The Avestan text corpus was composed in ancient Arachosia, Aria, Bactria, and Margiana, corresponding to the entirety of present-day Afghanistan, and parts of Tajikistan, Turkmenistan, and Uzbekistan. The Yaz culture of Bactria-Margiana has been regarded as a likely archaeological reflection of the early "Eastern Iranian" culture described in the Avesta.
Avestan's status as a sacred language has ensured its continuing use for new compositions long after the language had ceased to be a living language. It is closely related to Vedic Sanskrit, the oldest preserved Indo-Aryan language.
"Avestan, which is associated with northeastern Iran, and Old Persian, which belongs to the southwest, together constitute what is called Old Iranian." The Old Iranian language group is a branch of the Indo-Iranian language group. Iranian languages are traditionally classified as "eastern" or "western", and within this framework Avestan is classified as eastern. But this distinction is of limited meaning for Avestan, as the linguistic developments that later distinguish Eastern from Western Iranian had not yet occurred. Avestan does not display some typical (South-)Western Iranian innovations already visible in Old Persian, and so in this sense, "eastern" only means "non-western". That is not to say that Avestan does not display any characteristic innovations of its own – e.g., the sibilant pronunciation of the consonant in aša, corresponding to original /rt/ that is preserved in the Old Persian form (arta), as well as Sanskrit (ṛta).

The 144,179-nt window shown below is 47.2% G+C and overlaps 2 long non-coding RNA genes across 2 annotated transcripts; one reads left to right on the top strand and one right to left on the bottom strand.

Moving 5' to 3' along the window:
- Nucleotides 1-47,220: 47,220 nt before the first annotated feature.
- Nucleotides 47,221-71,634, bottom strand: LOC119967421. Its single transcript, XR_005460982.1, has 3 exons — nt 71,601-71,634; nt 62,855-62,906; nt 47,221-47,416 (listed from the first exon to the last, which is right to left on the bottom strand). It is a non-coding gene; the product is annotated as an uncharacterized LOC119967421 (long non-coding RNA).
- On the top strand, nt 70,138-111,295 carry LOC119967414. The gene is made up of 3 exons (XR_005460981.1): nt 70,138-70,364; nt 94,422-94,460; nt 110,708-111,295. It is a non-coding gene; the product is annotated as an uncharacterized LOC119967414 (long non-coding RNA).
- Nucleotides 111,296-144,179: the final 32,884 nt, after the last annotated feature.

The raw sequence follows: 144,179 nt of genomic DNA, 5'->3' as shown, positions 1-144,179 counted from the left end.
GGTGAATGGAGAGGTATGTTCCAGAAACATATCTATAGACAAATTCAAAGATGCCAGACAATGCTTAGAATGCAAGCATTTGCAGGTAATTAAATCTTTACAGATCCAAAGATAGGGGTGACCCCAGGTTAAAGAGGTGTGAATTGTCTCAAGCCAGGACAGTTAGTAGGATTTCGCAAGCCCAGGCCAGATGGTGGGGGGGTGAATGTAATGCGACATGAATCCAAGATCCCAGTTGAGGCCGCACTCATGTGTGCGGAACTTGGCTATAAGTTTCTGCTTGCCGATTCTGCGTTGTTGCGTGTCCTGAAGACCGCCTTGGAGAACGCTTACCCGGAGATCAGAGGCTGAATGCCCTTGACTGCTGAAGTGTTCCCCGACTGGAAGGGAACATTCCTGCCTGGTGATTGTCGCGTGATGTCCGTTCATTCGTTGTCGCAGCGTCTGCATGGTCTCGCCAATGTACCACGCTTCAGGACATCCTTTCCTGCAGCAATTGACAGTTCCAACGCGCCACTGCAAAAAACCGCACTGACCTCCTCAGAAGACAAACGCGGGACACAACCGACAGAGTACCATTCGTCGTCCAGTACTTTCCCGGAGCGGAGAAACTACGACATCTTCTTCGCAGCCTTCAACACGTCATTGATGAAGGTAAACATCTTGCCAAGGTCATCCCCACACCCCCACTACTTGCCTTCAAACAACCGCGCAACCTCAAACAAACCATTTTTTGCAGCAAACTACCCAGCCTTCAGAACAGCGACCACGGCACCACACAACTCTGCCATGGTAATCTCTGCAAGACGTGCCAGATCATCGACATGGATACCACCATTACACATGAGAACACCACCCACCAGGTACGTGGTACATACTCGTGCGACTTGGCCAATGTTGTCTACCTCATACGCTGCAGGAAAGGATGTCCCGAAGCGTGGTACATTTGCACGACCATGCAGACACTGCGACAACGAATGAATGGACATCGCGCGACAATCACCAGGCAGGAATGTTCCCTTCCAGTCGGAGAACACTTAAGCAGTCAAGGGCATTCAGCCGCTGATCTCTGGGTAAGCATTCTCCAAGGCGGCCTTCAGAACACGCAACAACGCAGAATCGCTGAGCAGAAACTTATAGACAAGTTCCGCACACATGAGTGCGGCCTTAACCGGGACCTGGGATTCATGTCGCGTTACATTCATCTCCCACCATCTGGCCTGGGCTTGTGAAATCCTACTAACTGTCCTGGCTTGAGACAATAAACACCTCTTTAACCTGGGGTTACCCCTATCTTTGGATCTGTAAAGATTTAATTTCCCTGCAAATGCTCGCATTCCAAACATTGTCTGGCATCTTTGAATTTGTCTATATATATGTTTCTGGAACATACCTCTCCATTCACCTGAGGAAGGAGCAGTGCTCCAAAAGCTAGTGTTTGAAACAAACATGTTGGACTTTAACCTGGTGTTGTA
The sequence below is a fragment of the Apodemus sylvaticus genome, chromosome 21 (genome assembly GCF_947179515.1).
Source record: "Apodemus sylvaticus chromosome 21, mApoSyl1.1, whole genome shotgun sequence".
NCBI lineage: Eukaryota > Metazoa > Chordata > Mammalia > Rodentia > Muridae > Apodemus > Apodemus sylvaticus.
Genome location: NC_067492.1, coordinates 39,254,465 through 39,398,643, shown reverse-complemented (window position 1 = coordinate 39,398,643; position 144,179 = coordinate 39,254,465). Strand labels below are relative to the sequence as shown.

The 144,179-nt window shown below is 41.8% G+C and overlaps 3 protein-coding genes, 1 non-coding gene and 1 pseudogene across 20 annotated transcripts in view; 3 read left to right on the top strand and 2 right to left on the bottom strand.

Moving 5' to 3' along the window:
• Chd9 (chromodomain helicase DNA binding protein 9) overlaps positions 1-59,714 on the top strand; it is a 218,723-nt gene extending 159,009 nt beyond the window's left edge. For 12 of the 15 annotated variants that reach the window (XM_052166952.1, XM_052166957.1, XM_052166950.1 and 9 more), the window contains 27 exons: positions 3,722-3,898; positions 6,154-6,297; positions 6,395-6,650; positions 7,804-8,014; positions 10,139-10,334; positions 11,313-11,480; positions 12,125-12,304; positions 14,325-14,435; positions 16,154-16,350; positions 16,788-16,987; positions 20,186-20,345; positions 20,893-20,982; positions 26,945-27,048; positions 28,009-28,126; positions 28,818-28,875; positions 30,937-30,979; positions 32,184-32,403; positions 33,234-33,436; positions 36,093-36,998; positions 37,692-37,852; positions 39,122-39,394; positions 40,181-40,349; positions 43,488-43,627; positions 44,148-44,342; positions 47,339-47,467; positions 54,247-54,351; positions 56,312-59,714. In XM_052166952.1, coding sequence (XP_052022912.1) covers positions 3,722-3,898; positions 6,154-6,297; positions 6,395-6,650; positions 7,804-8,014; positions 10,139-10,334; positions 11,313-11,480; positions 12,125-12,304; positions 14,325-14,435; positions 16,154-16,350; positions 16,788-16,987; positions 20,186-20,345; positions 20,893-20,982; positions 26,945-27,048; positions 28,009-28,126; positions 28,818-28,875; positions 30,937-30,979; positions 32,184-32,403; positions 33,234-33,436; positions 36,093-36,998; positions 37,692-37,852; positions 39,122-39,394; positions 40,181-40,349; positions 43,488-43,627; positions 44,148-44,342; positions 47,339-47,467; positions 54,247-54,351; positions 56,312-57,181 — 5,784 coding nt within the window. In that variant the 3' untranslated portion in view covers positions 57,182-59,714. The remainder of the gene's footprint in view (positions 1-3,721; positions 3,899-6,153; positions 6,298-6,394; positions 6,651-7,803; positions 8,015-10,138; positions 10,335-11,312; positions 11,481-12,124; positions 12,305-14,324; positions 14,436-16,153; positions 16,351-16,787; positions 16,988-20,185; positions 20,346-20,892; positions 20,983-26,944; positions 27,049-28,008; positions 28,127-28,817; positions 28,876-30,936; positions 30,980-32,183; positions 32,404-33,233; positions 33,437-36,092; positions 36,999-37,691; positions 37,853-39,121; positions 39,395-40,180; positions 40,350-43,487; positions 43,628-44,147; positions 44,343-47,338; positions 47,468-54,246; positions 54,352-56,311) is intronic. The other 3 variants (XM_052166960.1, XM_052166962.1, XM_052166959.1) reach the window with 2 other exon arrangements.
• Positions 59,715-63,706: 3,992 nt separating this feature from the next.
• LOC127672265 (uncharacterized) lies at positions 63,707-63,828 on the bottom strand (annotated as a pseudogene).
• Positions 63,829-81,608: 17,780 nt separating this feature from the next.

The Avestan language is attested in roughly two forms, known as "Old Avestan" (or "Gathic Avestan") and "Younger Avestan". Younger Avestan did not evolve from Old Avestan; the two differ not only in time, but are also different dialects. Every Avestan text, regardless of whether originally composed in Old or Younger Avestan, underwent several transformations. Karl Hoffmann traced the following stages for Avestan as found in the extant texts. In roughly chronological order: